Jeffrey Wright on His Early Career and What He Learned from Harrison Ford

Wright enrolled at the New York University Tisch School of the Arts but left after two months. "I learned it the old apprentice way, just working on the stage," he said.

Emmy and Tony Award-winning actor Jeffrey Wright is once again receiving accolades for one of his performances, this time for his role as a frustrated author who pens an unexpectedly successful book that he had intended to be taken as satire. In an interview with Deadline, Wright reflected on his early years an actor and what he learned from one of his first film roles in a movie starring Harrison Ford.

Though Wright began work towards an MFA at New York University Tisch School of the Arts, he didn’t last long in the program and opted to gain experience in live theater. He shares, “I left grad school after two months, but I learned it the old apprentice way, just working on the stage.”

In fact, Wright continued to primarily work in theater while he was building a career in film. He recalls:

“I started in fits and starts because mainly I was doing theater. The first film I ever did, actually, I can’t find any seeming existence of this film. It was some weird historical quasi-documentary about the history of the White House. And I played a freeman who was a carpet painter, and we filmed it in the White House.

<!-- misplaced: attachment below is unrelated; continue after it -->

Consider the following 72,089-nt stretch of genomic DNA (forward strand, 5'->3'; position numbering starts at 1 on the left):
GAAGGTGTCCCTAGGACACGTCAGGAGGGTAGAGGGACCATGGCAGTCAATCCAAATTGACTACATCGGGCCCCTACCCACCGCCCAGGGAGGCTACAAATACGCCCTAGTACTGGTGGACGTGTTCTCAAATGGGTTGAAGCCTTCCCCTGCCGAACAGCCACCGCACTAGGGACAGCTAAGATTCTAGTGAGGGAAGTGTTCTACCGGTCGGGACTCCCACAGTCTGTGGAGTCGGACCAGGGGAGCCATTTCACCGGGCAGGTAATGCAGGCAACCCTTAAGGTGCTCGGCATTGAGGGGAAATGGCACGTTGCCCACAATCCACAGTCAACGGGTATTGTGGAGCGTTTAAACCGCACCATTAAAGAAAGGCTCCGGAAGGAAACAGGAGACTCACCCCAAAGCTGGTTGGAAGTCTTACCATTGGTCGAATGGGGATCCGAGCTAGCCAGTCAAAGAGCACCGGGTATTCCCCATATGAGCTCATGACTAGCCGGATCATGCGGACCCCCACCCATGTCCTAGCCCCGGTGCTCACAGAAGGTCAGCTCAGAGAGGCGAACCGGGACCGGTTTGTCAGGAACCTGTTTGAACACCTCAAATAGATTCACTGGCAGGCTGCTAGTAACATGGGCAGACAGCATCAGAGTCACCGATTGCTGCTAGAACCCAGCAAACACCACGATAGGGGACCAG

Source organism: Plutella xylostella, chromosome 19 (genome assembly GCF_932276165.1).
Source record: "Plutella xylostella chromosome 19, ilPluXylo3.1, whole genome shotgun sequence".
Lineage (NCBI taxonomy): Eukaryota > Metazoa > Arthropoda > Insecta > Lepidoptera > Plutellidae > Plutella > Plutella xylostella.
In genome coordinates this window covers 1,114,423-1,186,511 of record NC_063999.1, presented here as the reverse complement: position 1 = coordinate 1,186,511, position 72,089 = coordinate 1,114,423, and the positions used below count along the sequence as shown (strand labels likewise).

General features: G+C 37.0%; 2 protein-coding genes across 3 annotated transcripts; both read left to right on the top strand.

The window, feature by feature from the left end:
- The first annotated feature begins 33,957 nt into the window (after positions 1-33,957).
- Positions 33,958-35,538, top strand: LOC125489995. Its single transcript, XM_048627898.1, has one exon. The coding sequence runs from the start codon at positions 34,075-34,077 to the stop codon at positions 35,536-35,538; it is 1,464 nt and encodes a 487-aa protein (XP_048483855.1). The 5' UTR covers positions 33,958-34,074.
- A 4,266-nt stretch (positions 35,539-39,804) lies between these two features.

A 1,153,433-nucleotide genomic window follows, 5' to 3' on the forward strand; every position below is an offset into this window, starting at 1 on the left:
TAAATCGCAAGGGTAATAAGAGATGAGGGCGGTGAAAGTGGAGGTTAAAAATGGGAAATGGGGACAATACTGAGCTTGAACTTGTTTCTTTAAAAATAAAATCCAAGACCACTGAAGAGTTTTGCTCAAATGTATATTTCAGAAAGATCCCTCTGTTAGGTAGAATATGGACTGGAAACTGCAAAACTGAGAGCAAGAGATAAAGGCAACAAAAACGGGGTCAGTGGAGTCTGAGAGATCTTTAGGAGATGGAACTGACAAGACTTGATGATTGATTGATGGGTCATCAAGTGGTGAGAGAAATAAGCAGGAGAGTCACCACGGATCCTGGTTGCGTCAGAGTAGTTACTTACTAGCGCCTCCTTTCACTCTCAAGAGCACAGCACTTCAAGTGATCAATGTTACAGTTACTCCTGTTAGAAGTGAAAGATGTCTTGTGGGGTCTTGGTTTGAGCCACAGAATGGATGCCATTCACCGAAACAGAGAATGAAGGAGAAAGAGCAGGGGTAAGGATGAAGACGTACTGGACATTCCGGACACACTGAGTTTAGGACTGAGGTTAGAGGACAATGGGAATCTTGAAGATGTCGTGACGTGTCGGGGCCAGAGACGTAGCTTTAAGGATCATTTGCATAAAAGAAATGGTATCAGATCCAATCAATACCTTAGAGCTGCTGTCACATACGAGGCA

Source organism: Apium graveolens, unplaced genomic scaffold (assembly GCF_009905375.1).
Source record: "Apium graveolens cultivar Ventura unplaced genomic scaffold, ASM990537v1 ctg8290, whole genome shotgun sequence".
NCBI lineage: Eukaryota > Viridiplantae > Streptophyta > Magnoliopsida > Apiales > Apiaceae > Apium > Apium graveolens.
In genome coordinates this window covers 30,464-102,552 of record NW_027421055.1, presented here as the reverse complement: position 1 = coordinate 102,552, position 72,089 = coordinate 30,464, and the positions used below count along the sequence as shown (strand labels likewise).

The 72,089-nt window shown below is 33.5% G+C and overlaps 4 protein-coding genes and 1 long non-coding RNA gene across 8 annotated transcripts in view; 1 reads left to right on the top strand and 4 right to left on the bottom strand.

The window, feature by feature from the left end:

“I was just out of school. I was like 21 years old or something like that, because I’d gone back home to Washington, D.C., and I got this little film and it was going to be no speaking role, just this thing. And the next thing I did was a film called Jumpin at the Boneyard, an independent film with Tim Roth and Sam Jackson and the late Alexis Arquette. And Sam, at the time, I remember, had finished Jungle Fever and they were editing it, and there was this buzz around what he had done in that.

Wright’s journey in film continued with a small role in a much bigger film, the legal thriller Presumed Innocent. He continues:

“And then after that, or maybe before around the same time, I did a film called Presumed Innocent. The legendary Alan Pakula directed. Sadly, the late Alan Pakula, with Harrison Ford. “I play a young district attorney. I got the job because on my resume it said that I had a political science degree from Amherst College, which I do. And so I got that gig, and it was two weeks rehearsing and on set. It was a really wonderful introduction to a film set. And working with Harrison and watching him work with Alan Pakula and the level of respect between the two of them and for the process, it was really so informative.

“At one point, Alan Pakula calls out to Harrison. In between takes, he calls out “Harrison” and Harrison answered, “Sir.” And I said, oh, there’s a level of decorum here and there’s a level of respect here that maybe I wasn’t quite aware of, that this wasn’t just fun and games, and this wasn’t bad boys acting out and all of that stuff. But it was something maybe even a bit more honorable about this stuff and it was cool. And again, this was the biggest movie star in the world at that time, and it was informative.

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